It was from Demre that the cult of St. Nicholas spread around the world - he was known for his charitable nature and humility. This statue in Demre town square shows him looking like the familiar figure of Father Christmas, however, the image below from a wall painting in his church is probably a more accurate portrayal of him
The ancient Byzantine church in Myra (now Demre) is where St. Nicholas was appointed Bishop in the 4th century. He is an especially important figure within the Greek and Russian Orthodox church. The church of St. Nicholas dates from 400 - 1100 - it is where he was interred, and his desecrated sarcophagus can still be seen. His bones are said to have been stolen by seafaring raiders from Bari, in Apulia, Italy. Some of them now reside in Bari and some in Venice. However, legends often give several alternative stories, one of which states that Norman Crusaders stole the bones which are now buried in a grave near Thomastown, Ireland!
Although some restoration and archaeological work is being carried out, the church has suffered the ravages of countless wars and attacks over the centuries. It was damaged during an earthquake in the 8th century, and in the late 12th century there was a terrible flood causing the city of Myra and the church to be filled with floodwater and alluvial soil. Today's city lies approximately 6 metres above the ground level of the church.
The wall paintings show St. Nicholas depicted as a bishop in the first ever ecumenical council in Nicaea along with other bishops
The First Council of Nicaea was convened by the Roman Emperor Constantine The Great in the summer of AD 325
This wall painting appears to show Constantine wearing a crown on the righthand side and St. Nicholas on the lefthand side of the cross
A mosaic of Constantine from a lunette in Hagia Sophia, Istanbul
Many of the wall paintings also show scenes from St. Nicholas's life, and his miracles
Just north of what is now the city of Demre lie the remains of ancient Myra. The foundation date is unknown as there is no literary mention of Myra before the 1st century BC when it is said to have been one of the six leading cities in the Lycian Union. It is believed, however, to date back much further as there is an outer defensive wall which has been dated to the 5th century BC.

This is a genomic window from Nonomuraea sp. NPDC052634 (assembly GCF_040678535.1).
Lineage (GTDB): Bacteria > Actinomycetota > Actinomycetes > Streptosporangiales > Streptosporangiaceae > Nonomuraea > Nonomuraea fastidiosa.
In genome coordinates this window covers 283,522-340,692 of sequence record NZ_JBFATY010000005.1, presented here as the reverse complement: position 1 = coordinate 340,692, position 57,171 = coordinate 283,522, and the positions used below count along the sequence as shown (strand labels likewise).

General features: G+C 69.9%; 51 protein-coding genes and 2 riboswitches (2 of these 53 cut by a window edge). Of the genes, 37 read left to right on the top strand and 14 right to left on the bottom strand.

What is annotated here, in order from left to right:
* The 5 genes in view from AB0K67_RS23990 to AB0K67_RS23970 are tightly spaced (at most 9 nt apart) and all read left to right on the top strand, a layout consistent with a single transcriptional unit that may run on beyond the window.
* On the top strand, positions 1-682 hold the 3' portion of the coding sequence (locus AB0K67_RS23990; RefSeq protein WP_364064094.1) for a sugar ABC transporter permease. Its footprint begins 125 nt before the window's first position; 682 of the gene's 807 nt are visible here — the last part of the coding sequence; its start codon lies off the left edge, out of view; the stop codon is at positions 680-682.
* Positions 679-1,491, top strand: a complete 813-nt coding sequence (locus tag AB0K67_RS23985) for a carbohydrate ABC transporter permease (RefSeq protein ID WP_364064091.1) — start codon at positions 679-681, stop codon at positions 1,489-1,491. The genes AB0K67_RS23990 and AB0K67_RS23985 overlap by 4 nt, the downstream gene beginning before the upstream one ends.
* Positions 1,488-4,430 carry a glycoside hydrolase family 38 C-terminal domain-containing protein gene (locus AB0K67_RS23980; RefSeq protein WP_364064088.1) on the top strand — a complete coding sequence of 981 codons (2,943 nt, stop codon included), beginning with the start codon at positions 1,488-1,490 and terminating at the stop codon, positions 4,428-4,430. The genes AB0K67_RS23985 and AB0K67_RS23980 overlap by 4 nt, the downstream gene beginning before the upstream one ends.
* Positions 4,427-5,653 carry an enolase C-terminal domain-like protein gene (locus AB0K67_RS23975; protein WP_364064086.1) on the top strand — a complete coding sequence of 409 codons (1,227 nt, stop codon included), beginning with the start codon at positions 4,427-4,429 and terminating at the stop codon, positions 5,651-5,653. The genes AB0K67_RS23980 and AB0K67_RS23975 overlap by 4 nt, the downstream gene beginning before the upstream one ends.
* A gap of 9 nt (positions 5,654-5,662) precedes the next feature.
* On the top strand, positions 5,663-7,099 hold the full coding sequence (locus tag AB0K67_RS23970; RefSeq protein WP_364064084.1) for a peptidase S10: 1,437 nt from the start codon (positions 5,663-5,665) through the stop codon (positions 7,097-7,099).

Myra is known for its Greco-Roman Theatre, the largest in Lycia, set against a dramatic rocky backdrop. Its double vaulted corridors are still preserved and it has 38 rows of seats. Its facade was richly decorated with theatrical masks and mythological scenes.
The decorative pattern in the centre of this frieze is known as egg-and-dart moulding a standard feature of the Ionic order
On the rock face behind the theatre sits the dramatic necropolis of rock cut tombs. Most of the tombs date back to the 4th century BC and many contain funeral scenes in relief, some scenes portraying the daily life of the deceased. There are still traces of red, yellow and blue paint, so the entire cliff face must have once been a riot of colour. They are called house type tombs and even the beams of wooden houses have been faithfully reproduced in stone.
A boat trip from the village of Kaleköy (castle village) revealed the half submerged ruins of the ancient sunken city of Simena, dating back to the 4th century BC. During the 2nd century AD there was a downward shift of land caused by a terrible earthquake which resulted in half of the city being thrust downwards and submerged into the water.
The boat passed by the village of Kaleköy dominated by a well preserved castle built by the Knights of St. John when it became a crusader's outpost. Later it was occupied by the Ottoman Empire.
Along the rocky coast could be seen a necropolis of distinctive sarcophagi dating from the Roman period
Nearly two thousand years after the earthquake and a square entrance portal from the ancient city of Simena still stands defiantly
Visible remains under the sea. Cut off except by boat from the rest of ancient Simena, it is now home to feral goats